Cartridge/Tonearm matching fundamentals?

TWL made a comment on a recent thread about two very nice cartridges (Shelter 501 and Lyra Lydian Beta) not being suitable for a unipivot tonearm like the JMW.

I know nothing about the concepts of matching cartridges and tonearms (nor much about tonearm types) and was wondering if TWL (or a similarly knowledgeable soul) could share some of the basics on the topic with the unenlightened.

I don't understand either the term "higher compliance range", not the different tonearm types (unipivot vs. ?) and thus why, in the thread in question, neither the 501 nor the Beta won't work on a particular tonearm.

As a point of reference, I recently acquired a VPI HW19 MKII with RB600, have purchased but not received a Dynavector 20XH.

Thanks in advance,

Tim Wat
Tim, the term "compliance" relates to the flexibility of the suspension of the particular cartridge. Generally, a number of 12cu or under is considered low compliance. Low compliance means a stiff suspension, and often accompanies a heavier cartridge. Over 12 and under about 25 is medium. And over 25 is high compliance. Actual numerical values of these definitions may vary by some opinions, but this is approximately the values.

Many observe the proper guidelines for arm/cart resonance matching, which would give a combined mass/resonance in the 10Hz-12Hz area. But this is not the only thing that needs to be accounted for. Compliance will affect some tonearm designs in different ways. For example, you don't put a super-high compliance cart on a high mass tonearm. You don't put a super-low compliance cart on a low mass tonearm.

What I referred to in the other thread was low compliance incompatibility with unipivots. The lack of rigid horizontal orientation of these arms precludes use of very low compliance carts, due to the propensity of the cart compliance to cause the tonearm to change azimuth during play. Outriggers and fluid damping, and higher weight "cups" have mitigated this somewhat in the better designs, but the basic rule holds in the more extreme cases. All unipivot designers are aware of this, and readily admit this mismatch with low compliance carts. I even recently read an interview with Harry Weisfeld, the designer of the JMW arms, and when asked about the disadvantages of unipivot tonearms,he said in the interview," as the arm rides up and down on the record, the aspect ratio can change. In other words the arm tilts."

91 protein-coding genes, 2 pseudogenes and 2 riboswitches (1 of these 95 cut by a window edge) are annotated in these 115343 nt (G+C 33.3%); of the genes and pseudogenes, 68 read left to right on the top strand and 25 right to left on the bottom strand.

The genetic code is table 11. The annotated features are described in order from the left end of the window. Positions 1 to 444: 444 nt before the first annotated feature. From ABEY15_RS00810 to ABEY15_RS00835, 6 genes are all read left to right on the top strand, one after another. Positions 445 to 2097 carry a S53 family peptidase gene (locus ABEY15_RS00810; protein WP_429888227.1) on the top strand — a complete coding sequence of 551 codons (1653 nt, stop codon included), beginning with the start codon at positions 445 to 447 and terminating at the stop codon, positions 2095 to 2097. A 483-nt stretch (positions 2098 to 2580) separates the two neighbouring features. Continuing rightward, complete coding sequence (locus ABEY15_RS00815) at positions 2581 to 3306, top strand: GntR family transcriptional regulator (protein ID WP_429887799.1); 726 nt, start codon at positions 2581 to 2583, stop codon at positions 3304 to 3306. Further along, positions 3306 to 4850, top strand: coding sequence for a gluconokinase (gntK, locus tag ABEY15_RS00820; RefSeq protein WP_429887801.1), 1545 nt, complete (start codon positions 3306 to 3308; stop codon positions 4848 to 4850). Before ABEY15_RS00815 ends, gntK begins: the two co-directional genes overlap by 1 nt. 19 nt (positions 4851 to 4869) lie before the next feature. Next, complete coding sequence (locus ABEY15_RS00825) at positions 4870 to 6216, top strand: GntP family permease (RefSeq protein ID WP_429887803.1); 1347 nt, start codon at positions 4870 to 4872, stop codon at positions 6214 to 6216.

This is not much of a problem with medium and high compliance cartridges, because they do not generate the same amount of deflection to the arm as a low compliance does. So, the result is that medium and higher compliance carts are better matches for these types of arms than low compliance ones.

Very low compliance carts like the Denon DL103, present a challenge to even the better gimbal-bearing arms, due to the energy transmitted to the arm and bearings.

In the case of a "borderline" match, where the numbers are on the edge of compatibility, it is potentially a problem. You should not go there unless you are willing to sell the cart or the arm in case of a mismatch.

For a rookie, the best bet is stay in the "happy medium". A medium mass arm, a medium compliance cart, will usually provide good results. When you start to get into the exotic stuff, you should have gained enough knowledge and experience to make the correct matching decisions.

In your particular case, the Dynavector will be very happy in the RB600 on your VPI.
Nice summary of the "ins and outs" of arm / cartridge matching Twl. I would only add that very high compliance cartridges need very low mass arms. Moving Magnet cartridges with "dampers", "stabilizers" or "brushes" tend to be less finicky about this but one should not stray TOO far from the above "formulas" that Twl was kind enough to provide. Sean